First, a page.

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Michael Fitzsimmons

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  • PetroQuest: A Record Cotton Valley Well And Still Severely Undervalued [View article]
    Yes, Thunder Bayou is a very significant project for the company. If it comes it as expected in Q4, look out above.
    Jun 19 03:03 PM | Likes Like |Link to Comment
  • PetroQuest: A Record Cotton Valley Well And Still Severely Undervalued [View article]
    Hi Pablo - south Louisiana is so close to sea level I believe pretty much all the rigs are on platforms to protect against storm surge and flooding.
    Jun 19 03:02 PM | Likes Like |Link to Comment
  • Be Careful With Cobalt International Energy [View article]
    Hi Lucky_Luc - Sorry, I kind of lost interest in the company and no longer follow it. As a result, I don't feel qualified to venture an opinion.
    Jun 19 09:26 AM | Likes Like |Link to Comment
  • PetroQuest: A Record Cotton Valley Well And Still Severely Undervalued [View article]
    Thanks Gtoz - I learned a long time ago to take responsibility for mistakes as soon as possible ;)

    Yes, while PQ has had nice run as of late, its drilling results have been so good, and the resource base to exploit so large, it still seems quite undervalued to me. I am a long-term holder in this one, and am very excited to find out how much yoy reserves growth will be. And of course how Thunder Bayou comes in.
    Jun 19 06:21 AM | Likes Like |Link to Comment
  • Oryx Petroleum: The Addax Guys Look To Repeat Earlier Success In Kurdistan, Stock Poised To Pop [View article]
    Yes, but neither Exxon or Chevron or Total has evacuated employees out of Iraqi Kurdistan (although security has been increased in the region). You are talking about the southern area of Iraq.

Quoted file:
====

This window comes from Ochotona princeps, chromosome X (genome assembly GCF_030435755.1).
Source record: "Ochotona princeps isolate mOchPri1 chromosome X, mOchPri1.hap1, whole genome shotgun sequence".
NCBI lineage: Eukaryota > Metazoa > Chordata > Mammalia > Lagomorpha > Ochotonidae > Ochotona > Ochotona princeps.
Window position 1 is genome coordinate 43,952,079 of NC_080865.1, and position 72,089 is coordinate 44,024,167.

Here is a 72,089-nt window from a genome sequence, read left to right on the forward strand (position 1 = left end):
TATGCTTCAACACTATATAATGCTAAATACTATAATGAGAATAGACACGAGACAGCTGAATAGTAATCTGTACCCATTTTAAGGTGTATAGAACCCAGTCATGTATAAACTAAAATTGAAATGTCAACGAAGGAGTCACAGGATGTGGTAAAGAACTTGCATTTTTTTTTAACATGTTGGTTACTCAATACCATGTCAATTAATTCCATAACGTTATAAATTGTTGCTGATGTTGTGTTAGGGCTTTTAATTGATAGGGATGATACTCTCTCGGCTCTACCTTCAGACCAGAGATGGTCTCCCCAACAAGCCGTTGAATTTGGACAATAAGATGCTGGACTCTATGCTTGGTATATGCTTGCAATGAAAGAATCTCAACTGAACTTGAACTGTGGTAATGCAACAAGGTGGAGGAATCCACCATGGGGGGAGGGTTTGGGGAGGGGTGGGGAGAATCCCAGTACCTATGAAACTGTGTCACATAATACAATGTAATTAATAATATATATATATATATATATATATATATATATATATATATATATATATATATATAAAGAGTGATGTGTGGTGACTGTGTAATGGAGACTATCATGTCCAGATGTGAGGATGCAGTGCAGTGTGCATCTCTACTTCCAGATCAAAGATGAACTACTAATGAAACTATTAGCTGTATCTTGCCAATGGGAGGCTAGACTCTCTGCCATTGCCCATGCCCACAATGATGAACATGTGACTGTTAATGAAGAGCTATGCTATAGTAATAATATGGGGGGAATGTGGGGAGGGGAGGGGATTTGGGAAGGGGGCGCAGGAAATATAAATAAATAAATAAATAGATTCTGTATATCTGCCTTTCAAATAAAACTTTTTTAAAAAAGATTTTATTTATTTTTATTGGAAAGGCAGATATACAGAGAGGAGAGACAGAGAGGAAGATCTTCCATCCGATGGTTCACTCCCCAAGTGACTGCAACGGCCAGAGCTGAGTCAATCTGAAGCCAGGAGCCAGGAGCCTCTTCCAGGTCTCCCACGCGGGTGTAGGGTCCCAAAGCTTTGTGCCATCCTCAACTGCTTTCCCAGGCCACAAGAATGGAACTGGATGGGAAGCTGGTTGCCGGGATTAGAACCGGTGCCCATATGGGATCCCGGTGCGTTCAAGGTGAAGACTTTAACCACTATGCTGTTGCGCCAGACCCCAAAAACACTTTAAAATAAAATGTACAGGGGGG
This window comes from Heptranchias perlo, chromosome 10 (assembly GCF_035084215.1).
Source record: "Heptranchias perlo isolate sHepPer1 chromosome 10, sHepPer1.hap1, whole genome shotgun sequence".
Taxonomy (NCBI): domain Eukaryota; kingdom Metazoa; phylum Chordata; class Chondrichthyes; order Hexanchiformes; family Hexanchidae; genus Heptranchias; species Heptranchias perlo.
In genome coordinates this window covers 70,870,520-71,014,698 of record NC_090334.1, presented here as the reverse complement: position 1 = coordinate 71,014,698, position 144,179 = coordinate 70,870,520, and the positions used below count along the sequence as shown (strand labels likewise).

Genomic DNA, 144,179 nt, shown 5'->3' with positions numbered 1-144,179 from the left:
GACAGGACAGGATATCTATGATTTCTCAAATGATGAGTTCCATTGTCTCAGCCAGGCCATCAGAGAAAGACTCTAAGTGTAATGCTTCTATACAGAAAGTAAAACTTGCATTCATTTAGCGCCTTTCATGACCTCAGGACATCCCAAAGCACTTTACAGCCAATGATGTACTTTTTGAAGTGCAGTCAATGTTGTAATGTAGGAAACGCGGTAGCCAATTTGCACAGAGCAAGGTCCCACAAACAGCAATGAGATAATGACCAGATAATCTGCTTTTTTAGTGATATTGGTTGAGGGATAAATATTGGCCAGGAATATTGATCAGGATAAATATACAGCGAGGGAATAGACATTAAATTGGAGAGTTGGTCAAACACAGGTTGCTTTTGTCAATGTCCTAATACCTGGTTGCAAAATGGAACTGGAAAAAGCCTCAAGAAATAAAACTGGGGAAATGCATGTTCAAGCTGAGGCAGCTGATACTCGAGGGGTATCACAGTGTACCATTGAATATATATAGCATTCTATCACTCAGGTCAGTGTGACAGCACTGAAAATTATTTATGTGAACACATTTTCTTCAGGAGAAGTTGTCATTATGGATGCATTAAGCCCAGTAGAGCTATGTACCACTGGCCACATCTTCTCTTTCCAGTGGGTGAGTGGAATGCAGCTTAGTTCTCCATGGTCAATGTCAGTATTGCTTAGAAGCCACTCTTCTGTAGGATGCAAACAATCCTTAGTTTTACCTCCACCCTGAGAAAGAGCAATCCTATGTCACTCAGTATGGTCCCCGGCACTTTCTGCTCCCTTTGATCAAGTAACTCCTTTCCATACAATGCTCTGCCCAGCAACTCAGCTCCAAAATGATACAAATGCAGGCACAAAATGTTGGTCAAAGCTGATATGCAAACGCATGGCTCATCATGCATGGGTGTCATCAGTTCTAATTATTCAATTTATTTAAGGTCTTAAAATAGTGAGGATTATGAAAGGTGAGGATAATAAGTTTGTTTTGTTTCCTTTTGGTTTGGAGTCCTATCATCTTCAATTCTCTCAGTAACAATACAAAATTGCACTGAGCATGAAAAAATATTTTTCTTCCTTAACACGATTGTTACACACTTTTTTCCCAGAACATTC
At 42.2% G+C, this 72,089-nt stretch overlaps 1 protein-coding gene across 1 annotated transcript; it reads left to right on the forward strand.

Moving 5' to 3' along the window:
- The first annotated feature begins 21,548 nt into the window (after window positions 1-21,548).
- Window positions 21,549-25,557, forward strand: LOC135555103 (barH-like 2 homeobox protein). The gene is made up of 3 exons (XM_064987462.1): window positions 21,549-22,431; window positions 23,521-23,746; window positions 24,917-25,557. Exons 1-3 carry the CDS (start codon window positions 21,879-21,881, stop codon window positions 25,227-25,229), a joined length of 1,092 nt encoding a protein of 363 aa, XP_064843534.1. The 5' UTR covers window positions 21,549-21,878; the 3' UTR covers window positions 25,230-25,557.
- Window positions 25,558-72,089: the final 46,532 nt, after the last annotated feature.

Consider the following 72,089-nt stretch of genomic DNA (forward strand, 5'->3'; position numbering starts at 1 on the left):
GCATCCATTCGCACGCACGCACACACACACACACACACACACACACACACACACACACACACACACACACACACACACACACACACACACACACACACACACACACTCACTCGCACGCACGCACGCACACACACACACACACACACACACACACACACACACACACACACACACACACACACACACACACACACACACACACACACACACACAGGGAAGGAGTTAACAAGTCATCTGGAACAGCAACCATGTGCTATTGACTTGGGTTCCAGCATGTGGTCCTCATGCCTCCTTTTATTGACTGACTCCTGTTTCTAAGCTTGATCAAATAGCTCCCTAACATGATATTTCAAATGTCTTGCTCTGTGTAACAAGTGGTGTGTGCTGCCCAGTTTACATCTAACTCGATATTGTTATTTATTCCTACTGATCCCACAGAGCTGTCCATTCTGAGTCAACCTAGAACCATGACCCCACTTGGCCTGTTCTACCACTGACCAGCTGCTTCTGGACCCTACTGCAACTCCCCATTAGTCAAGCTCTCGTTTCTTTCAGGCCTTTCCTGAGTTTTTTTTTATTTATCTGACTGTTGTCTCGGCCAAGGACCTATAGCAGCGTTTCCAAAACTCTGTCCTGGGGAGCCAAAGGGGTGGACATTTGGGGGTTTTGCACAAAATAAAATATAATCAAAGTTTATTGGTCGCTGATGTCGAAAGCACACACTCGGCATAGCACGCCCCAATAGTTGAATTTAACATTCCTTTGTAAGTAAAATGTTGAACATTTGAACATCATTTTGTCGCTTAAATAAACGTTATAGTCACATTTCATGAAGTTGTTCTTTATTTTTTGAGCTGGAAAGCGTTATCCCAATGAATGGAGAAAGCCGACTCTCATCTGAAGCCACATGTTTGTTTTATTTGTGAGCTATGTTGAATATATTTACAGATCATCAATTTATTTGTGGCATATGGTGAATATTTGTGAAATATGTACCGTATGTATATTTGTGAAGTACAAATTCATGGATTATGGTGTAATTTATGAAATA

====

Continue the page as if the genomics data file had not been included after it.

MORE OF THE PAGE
The Kurds actually control Kirkuk now.
    Jun 19 06:18 AM | Likes Like |Link to Comment
  • Oryx Petroleum: The Addax Guys Look To Repeat Earlier Success In Kurdistan, Stock Poised To Pop [View article]
    It's not clear to me that it's solely trucking costs. Oryx has tie-in to a pipeline. But the transport costs don't stop there. You've probably been reading about the two tankers that left Turkey and are still afloat in the Mediterranean Sea with the cargo and no buyers (last I knew) due to Baghdad's threat of lawsuits. As a result of all this, the oil is discounted. However, the more Kurdish production grows, and as more of it hits the market, it's going to be sold. More unrest in Iraq is going to keep oil prices high...the higher it goes, the more this high quality oil is worth. It's going to take some time for all this to work out, but next to water oil is the most valuable commodity on Earth, both strategically and economically. It will find a buyer.
    Jun 19 06:15 AM | Likes Like |Link to Comment
  • Western Gas Partners: An Excellent MLP With A 3.4% Yield And DJ Basin Growth Potential [View article]
    Good observation. WGP has certainly outperformed WES over the past twelve months (47.5% to 16.4%), but it has a lower yield (1.8% compared to 3.4% for WES). That said, much of that yield compression may be due to the price appreciation.
    Jun 19 06:06 AM | Likes Like |Link to Comment
  • Highpower +5.7% after shipping trial order to Costco [View news story]
    Love this little company...
    Jun 18 05:26 PM | 1 Like Like |Link to Comment
  • Enerplus reports increase in contingent resource estimate, drilling inventory [View news story]
    Yes it is, please keep an eye out for an article by me which should be published soon. Let's see....who was that company that recently downgraded ERF? Hmm....
    Jun 18 05:12 PM | Likes Like |Link to Comment